As Anne wrote about her own hopes and dreamed of a better future, she often looked out upon a large horse chestnut tree in the garden behind the Secret Annex. For her, the tree symbolized freedom as well as nature, which she longed to enjoy once again.

 

Sadly, the aging chestnut tree behind the Secret Annex collapsed from disease in 2010. However, in the few years before the tree’s demise, the stewards at the Anne Frank House wisely created saplings that have since been distributed to numerous locations around the world.

Anne Frank Center for Mutual Respect has received several of the saplings to donate to worthy educational organizations across the US. Following a three-year safeguard quarantine, they were cleared for planting in January 2013.  Currently there are a dozen sites that host the saplings.

The following organizations are the recipients of Anne Frank Tree saplings.

  • U.S. Capitol, West Front Lawn,  Washington, D.C.

  • The Children’s Museum of Indianapolis, Indiana

  • Sonoma State University, California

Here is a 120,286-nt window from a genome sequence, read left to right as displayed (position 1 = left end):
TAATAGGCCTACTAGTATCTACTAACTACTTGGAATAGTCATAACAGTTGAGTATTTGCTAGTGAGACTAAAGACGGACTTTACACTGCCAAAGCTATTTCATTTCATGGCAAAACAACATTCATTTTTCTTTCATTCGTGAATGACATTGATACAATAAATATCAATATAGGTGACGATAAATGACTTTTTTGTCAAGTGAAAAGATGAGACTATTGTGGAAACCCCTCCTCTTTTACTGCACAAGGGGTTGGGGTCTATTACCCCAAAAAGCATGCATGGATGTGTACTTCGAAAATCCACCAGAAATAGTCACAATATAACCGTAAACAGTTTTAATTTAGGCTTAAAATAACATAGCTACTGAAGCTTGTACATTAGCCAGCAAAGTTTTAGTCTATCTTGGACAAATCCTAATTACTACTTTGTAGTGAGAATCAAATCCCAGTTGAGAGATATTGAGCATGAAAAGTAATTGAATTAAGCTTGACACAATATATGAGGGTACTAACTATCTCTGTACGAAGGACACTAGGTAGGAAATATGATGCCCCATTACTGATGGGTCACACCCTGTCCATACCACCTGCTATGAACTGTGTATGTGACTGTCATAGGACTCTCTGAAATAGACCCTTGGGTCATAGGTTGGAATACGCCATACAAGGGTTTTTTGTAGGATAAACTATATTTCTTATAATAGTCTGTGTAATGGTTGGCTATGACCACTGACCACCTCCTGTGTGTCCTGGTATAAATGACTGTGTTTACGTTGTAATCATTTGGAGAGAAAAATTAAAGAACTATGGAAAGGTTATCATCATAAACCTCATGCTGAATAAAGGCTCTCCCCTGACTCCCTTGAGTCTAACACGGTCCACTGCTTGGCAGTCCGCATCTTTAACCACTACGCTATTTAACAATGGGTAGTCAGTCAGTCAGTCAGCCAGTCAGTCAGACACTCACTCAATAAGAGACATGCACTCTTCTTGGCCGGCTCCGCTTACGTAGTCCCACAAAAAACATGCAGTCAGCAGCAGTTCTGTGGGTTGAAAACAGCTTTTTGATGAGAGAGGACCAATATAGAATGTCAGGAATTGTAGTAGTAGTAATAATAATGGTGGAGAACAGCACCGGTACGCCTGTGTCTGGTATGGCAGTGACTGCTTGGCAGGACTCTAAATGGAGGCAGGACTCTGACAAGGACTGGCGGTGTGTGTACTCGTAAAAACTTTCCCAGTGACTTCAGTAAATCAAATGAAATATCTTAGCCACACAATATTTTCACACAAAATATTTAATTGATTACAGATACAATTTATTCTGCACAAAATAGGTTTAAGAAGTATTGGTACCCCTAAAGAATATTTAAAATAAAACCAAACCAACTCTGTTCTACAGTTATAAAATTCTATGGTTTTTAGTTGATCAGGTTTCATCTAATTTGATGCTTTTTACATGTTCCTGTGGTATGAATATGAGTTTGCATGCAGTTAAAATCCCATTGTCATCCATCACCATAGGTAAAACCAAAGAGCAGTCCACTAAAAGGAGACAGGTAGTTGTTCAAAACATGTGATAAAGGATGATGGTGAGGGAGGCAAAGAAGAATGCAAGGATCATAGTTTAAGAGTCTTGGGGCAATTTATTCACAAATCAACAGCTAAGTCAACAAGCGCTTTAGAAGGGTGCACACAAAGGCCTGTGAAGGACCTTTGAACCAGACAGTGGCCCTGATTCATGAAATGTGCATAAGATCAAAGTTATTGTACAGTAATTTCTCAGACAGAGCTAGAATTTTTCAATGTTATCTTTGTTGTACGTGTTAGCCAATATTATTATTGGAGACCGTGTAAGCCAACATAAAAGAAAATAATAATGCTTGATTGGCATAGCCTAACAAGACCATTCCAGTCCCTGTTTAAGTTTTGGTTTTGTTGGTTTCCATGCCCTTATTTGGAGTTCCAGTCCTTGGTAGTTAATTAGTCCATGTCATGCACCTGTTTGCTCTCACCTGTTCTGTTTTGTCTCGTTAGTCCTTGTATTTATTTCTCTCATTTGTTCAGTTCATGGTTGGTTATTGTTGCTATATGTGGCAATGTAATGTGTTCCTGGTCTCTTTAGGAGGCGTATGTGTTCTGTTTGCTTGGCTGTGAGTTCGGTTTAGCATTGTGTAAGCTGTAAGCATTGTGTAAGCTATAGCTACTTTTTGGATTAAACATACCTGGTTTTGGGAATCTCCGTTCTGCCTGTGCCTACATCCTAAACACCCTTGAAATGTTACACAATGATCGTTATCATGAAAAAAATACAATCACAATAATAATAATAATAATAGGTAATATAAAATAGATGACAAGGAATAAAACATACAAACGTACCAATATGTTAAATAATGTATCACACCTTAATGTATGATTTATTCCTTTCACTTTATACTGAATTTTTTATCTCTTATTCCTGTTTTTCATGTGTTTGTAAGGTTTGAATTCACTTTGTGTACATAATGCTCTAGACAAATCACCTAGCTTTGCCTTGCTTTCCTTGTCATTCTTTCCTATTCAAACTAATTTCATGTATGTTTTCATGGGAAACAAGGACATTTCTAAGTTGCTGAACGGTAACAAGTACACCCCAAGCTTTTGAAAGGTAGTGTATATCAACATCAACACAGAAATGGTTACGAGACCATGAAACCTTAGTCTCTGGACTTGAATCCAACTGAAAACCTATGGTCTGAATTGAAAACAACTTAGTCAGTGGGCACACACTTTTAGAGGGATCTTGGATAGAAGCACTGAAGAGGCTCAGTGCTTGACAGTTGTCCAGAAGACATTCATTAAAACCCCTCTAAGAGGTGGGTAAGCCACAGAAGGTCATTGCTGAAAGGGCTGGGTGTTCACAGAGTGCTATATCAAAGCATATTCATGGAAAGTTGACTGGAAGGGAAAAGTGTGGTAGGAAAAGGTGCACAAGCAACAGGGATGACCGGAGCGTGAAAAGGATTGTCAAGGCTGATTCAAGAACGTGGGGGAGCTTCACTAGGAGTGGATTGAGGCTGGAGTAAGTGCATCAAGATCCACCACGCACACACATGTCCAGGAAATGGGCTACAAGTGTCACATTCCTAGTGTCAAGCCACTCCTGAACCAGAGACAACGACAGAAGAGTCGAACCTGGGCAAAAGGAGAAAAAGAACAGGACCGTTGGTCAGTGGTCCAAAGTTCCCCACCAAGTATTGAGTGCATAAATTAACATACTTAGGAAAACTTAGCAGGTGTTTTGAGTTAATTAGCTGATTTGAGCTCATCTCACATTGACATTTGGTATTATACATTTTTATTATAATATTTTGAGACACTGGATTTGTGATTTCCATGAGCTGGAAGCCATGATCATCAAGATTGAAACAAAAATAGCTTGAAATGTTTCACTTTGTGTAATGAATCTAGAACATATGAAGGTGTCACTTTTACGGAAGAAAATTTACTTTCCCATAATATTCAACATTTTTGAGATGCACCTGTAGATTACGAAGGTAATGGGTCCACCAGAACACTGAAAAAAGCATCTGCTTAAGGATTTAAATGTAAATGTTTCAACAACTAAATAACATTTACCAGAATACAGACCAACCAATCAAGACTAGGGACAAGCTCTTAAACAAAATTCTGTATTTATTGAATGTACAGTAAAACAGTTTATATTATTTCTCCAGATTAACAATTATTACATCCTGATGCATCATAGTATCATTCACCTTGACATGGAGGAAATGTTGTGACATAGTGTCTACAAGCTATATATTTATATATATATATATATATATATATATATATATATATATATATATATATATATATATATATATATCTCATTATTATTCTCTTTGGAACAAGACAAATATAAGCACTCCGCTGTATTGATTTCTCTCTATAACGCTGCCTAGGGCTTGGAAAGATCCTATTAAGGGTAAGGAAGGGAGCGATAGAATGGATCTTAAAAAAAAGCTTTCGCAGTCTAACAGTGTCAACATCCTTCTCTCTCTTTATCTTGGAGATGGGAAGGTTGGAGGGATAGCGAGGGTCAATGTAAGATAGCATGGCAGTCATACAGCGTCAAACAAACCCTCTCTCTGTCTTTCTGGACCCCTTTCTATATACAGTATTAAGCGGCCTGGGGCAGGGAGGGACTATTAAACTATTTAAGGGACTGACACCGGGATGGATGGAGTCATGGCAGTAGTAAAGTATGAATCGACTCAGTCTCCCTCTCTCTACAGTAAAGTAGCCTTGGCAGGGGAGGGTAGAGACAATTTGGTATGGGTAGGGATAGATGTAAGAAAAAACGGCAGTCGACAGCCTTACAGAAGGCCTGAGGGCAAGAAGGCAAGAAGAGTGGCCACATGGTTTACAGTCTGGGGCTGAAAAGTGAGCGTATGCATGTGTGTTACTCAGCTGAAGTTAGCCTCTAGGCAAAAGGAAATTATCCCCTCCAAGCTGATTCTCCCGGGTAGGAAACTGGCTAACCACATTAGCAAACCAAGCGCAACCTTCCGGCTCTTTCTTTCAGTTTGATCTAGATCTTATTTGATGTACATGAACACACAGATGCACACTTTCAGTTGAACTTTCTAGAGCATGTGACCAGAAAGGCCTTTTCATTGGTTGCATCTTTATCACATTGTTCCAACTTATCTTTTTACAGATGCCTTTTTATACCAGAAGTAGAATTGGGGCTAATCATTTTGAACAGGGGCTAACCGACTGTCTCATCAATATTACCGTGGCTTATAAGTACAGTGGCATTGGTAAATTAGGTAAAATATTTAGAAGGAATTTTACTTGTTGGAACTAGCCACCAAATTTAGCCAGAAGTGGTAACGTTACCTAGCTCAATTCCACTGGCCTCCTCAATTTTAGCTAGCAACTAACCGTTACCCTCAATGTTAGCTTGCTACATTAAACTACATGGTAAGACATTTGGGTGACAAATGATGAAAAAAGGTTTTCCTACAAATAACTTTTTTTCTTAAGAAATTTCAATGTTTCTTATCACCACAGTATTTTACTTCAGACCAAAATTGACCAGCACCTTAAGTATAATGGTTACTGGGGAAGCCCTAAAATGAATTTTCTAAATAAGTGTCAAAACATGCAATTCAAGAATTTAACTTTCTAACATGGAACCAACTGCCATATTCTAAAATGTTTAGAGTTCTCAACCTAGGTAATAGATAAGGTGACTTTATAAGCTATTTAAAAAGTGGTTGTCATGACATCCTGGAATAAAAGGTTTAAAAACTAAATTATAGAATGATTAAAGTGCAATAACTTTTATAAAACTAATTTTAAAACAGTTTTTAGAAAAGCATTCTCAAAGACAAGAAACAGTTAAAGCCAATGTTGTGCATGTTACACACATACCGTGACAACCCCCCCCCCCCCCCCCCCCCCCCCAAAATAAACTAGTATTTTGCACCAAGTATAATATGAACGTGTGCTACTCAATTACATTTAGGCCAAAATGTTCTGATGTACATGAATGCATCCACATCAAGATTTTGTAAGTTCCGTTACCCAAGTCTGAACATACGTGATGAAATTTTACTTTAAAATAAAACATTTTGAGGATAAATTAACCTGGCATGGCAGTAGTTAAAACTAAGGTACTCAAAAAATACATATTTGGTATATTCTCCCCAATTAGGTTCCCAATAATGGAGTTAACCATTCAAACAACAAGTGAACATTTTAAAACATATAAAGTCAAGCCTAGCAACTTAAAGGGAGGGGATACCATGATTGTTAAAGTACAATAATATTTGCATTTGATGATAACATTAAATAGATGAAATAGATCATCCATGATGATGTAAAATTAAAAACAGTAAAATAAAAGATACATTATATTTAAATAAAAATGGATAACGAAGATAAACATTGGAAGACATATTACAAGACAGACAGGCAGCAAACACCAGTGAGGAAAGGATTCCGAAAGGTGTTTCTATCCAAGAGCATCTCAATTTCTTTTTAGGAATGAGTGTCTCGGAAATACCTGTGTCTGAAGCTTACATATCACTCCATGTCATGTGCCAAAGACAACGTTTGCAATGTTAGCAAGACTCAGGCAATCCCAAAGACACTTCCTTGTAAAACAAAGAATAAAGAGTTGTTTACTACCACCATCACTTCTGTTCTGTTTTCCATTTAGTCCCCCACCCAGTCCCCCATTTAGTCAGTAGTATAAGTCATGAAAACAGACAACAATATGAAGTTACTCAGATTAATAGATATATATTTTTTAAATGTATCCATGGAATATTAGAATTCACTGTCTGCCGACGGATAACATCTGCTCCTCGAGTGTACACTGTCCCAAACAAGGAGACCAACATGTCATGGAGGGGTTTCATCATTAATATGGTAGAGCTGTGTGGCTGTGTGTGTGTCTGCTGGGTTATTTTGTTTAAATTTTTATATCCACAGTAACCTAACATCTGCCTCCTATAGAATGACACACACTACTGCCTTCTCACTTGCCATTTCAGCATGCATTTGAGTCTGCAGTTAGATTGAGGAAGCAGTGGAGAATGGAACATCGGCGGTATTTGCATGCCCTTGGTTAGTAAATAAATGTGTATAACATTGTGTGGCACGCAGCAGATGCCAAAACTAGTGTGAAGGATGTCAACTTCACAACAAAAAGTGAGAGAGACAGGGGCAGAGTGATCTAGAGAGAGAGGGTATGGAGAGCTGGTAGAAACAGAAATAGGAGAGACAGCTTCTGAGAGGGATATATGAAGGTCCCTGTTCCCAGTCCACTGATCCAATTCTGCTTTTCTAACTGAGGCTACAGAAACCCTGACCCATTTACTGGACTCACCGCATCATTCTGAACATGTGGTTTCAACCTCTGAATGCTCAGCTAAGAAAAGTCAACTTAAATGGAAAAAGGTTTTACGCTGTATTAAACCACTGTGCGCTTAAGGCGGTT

• Southern Cayuga School District, New York

  • Washington State Holocaust Resource Center, Seattle 

  • Boston Common, Massachusetts

  • Central High School, Arkansas

  • Holocaust Memorial Center, Michigan

  • Idaho Anne Frank Human Rights Memorial, Idaho

  • William J. Clinton Presidential Center, Arkansas

  • Liberty Park, Commemorating 9/11, New York City

If your local community, historical site, or educational institution would like to be considered as a future site for an Anne Frank garden or sapling, please contact the Anne Frank Center at saplingproject@annefrank.com with your preliminary proposal or submit the form below.

THE SAPLING PROJECT
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Sapling Inquiry
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Thank you for your interest in hosting an Anne Frank garden or sapling in your community!

For more information 

on sponsoring or hosting an Anne Frank garden or sapling, please email: saplingproject@annefrank.com.